Univitis installs Ted at Chateau Les Vergnes
#Ted in the west – Part 1
Very active in the southwest of France, Ted the weeding robot is now involved in two major research and development projects in partnership with wine cooperatives in Gironde and Dordogne. The goal: to give producers the opportunity to test, under real operating conditions within their vineyards, an alternative to existing weeding methods, before they promulgate these new practices among their members. And all the while, Ted is allowed to grow, improve and develop progressively based on the feedback from the field. This month, the spotlight shines on the project implemented with Univitis cooperative.
A vision of the future
Univitis is one the largest organization of producers in Gironde, with not less than 230 wine-growers on over 2000 hectares of vines, and it maintains a clear focus: “We want all of our farms to be resilient over time. To that end, we have chosen to undertake an agri-environmental approach and a process of technological innovation at the same time” underlinesNicolas Helstroffer, Executive Director of the cooperative.
In this respect, Univitis has developed 4 innovation laboratories, including Vitilab that carries out projects and field experiments. At Chateau Les Vergnes, an HEV (3) certified estate that represents the showcase of the organization and is currently in the process of converting to organic farming, we have been working without CMR substances for a long time now. The effectiveness of weeding is therefore a major challenge.
“Right from the start, we wanted to engage with Naio using an approach of partnership that allows us mutual support”, points out Nicolas Helstroffer. “The idea is to take part to the evolution of the robot while pioneering a solution that may address our issues on agronomic, societal and economic levels”.
In the course of the 2018 season, Ted has taken up residence in the middle of the estate’s 150 hectares. During the first year, it was pushed and challenged by its new environment and its own limitations. Here lies all the point of a research and development project: it provides the opportunity to experience the constraints related to a sloping ground, to different soil types or to unforeseen computer contingencies. The objective here was to overcome each obstacle to adapt the robot to the identified needs.
Since April 2019, Ted has been at work on two plots and his whereabouts have been scrutinized as part of a specific scientific protocol. “The criteria and calculation methods established with Naio include the operating speed of the robot and the quality of weeding, in comparison with rows from the same plot that are worked using the tractor. We particularly identify the difference in processing time and the rate, frequency and intensity of the weed regrowth…”statesAurélie Garcia, upstream maintainer at Univitis and crop manager at Chateau Les Vergnes. By comparing the results of Ted to those of a tractor under homogeneous working conditions – same type of soil, same grape variety, same type of tools, etc. – “Univitis will be able to draw clear and quantitative conclusions and hence assess the potential of the robotic solution”.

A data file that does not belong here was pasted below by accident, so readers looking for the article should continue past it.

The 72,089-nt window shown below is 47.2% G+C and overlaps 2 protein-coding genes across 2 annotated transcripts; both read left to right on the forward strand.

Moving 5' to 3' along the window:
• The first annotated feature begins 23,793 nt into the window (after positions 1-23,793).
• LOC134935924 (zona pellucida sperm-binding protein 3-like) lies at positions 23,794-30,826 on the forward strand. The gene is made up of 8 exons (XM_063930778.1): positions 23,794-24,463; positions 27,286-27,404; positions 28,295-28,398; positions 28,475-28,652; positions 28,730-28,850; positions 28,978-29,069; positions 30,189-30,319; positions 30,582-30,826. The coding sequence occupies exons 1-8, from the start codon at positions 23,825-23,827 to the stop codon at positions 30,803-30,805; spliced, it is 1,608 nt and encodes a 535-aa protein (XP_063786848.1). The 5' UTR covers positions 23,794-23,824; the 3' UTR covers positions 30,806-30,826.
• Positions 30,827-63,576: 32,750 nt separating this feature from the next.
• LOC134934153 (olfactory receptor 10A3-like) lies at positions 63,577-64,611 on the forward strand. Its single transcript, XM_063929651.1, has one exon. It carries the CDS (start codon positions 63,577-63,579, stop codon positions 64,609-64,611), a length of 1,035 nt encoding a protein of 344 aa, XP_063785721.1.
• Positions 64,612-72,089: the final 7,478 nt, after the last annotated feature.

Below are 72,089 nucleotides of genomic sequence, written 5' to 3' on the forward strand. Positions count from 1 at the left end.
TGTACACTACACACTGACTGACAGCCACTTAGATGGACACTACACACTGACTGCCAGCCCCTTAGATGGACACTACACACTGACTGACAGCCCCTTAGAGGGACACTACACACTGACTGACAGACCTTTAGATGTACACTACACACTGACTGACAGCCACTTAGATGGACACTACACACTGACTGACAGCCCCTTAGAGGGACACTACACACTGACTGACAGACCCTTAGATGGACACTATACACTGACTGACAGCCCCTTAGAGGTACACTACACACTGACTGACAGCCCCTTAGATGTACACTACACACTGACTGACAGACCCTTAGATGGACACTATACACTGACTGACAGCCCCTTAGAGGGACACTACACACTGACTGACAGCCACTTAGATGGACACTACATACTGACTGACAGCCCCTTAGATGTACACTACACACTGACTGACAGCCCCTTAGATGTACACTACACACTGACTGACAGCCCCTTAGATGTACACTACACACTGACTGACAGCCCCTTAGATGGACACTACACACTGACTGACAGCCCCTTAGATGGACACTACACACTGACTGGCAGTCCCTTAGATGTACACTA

Expand and inspire elsewhere
The Chateau helped the emergence of an operational solution to manage the weeding of its own vines and in the same way, the R&D project is designed as a learning experience for all of Univitis members. “When we undertook our conversion to organic farming, we set up a monitoring system of the needs related to this approach. Machinery, production patterns, workforce: we regularly introduce our experiments to the wine-growers of the cooperative” explains Nicolas Helstroffer. That is the case for plant cover and the use of green manures, for example: they are first tested on the estate before being adopted by more than 80% of members once the benefits are demonstrated.
All wine-growers are involved in the transformation of their work practices and subject to the same regulatory evolutions. Aurélie Garcia adds: “We have prepared for change through organic farming and by getting our HEV certification. But not everyone is there yet, while our duty is also to prepare the future of our members by helping them make the best profit on their farms. That is why we need to determine whether the device we tested is replicable elsewhere.”
For the time being, the vast majority of Univitis cooperators are HEV (3) certified and some of them are individually converting to organic farming.
Coming next month is part 2 of this mini-series #Ted in the west. Some dozens kilometers away, a major R&D project is being developed on the vines of the Monbazillac cooperative winery, the jewel of Bergerac.
Learn more about Ted, the vineyard straddling robot.
Photo credit: Château Les Vergnes